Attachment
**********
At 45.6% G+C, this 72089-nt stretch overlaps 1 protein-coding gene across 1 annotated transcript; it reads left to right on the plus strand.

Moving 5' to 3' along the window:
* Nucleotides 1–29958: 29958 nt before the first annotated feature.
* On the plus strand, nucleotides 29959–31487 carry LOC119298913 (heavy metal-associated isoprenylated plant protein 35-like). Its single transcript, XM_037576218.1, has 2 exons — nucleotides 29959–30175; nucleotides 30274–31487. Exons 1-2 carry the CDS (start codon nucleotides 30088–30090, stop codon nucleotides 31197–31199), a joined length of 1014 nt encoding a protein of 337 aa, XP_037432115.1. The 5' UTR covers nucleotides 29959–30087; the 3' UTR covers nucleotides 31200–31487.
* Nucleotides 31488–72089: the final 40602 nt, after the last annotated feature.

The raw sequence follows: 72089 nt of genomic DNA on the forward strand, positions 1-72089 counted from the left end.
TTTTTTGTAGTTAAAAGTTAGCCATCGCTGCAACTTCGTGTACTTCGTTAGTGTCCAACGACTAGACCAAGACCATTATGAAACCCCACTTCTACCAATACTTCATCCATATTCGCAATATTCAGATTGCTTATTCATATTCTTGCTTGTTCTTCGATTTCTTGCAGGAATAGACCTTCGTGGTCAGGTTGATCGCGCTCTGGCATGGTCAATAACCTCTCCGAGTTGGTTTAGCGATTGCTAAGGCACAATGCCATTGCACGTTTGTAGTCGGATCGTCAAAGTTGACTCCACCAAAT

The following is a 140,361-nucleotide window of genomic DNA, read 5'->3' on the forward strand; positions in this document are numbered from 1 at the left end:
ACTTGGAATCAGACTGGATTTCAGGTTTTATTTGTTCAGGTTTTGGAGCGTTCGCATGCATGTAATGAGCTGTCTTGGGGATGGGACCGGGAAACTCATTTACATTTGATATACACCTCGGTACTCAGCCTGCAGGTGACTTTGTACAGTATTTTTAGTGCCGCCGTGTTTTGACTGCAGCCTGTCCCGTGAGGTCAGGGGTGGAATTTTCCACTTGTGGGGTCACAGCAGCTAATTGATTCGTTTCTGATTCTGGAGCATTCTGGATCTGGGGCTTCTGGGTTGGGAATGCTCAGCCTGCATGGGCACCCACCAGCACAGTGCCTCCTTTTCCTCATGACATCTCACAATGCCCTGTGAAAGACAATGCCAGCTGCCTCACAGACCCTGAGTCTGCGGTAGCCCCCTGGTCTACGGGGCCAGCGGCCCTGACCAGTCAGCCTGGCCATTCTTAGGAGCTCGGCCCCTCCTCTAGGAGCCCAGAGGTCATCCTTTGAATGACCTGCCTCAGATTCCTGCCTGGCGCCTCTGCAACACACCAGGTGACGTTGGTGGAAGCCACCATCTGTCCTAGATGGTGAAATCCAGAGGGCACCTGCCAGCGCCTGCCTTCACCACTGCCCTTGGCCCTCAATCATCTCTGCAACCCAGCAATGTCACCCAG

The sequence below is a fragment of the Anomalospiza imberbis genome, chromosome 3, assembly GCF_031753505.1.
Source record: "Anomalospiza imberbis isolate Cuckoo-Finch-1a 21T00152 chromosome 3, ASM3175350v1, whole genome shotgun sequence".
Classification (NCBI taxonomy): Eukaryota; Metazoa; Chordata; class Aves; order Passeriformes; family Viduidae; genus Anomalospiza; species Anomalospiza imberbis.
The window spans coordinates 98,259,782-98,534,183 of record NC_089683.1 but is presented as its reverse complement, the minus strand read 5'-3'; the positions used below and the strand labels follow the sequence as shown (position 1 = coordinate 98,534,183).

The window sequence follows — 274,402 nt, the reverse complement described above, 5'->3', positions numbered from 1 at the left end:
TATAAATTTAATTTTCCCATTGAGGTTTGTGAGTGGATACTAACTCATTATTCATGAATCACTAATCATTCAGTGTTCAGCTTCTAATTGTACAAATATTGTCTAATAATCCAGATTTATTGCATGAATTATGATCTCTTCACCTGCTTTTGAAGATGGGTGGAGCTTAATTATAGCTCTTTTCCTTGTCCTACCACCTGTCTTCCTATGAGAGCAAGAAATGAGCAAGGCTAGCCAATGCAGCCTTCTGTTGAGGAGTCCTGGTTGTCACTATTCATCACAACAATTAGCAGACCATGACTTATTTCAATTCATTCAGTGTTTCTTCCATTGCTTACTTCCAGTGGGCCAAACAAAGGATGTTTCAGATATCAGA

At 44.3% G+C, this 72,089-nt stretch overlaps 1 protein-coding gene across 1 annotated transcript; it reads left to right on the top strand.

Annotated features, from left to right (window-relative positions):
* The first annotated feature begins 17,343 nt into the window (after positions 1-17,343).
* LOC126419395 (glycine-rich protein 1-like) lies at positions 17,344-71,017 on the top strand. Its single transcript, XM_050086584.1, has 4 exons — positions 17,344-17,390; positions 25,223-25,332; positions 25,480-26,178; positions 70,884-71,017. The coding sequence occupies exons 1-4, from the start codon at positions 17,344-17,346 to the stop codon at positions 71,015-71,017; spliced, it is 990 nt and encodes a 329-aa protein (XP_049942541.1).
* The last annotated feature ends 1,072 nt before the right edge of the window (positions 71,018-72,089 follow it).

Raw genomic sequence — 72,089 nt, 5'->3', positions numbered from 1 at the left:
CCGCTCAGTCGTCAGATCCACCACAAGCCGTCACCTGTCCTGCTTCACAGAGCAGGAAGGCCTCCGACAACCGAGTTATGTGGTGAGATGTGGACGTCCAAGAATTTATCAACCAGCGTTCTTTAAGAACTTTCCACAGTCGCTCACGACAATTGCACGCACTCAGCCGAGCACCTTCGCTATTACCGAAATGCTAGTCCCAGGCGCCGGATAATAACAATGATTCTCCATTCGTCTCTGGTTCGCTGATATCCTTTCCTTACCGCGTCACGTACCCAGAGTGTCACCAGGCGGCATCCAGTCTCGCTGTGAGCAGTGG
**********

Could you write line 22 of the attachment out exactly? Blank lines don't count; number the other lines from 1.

CCGCTCAGTCGTCAGATCCACCACAAGCCGTCACCTGTCCTGCTTCACAGAGCAGGAAGGCCTCCGACAACCGAGTTATGTGGTGAGATGTGGACGTCCAAGAATTTATCAACCAGCGTTCTTTAAGAACTTTCCACAGTCGCTCACGACAATTGCACGCACTCAGCCGAGCACCTTCGCTATTACCGAAATGCTAGTCCCAGGCGCCGGATAATAACAATGATTCTCCATTCGTCTCTGGTTCGCTGATATCCTTTCCTTACCGCGTCACGTACCCAGAGTGTCACCAGGCGGCATCCAGTCTCGCTGTGAGCAGTGG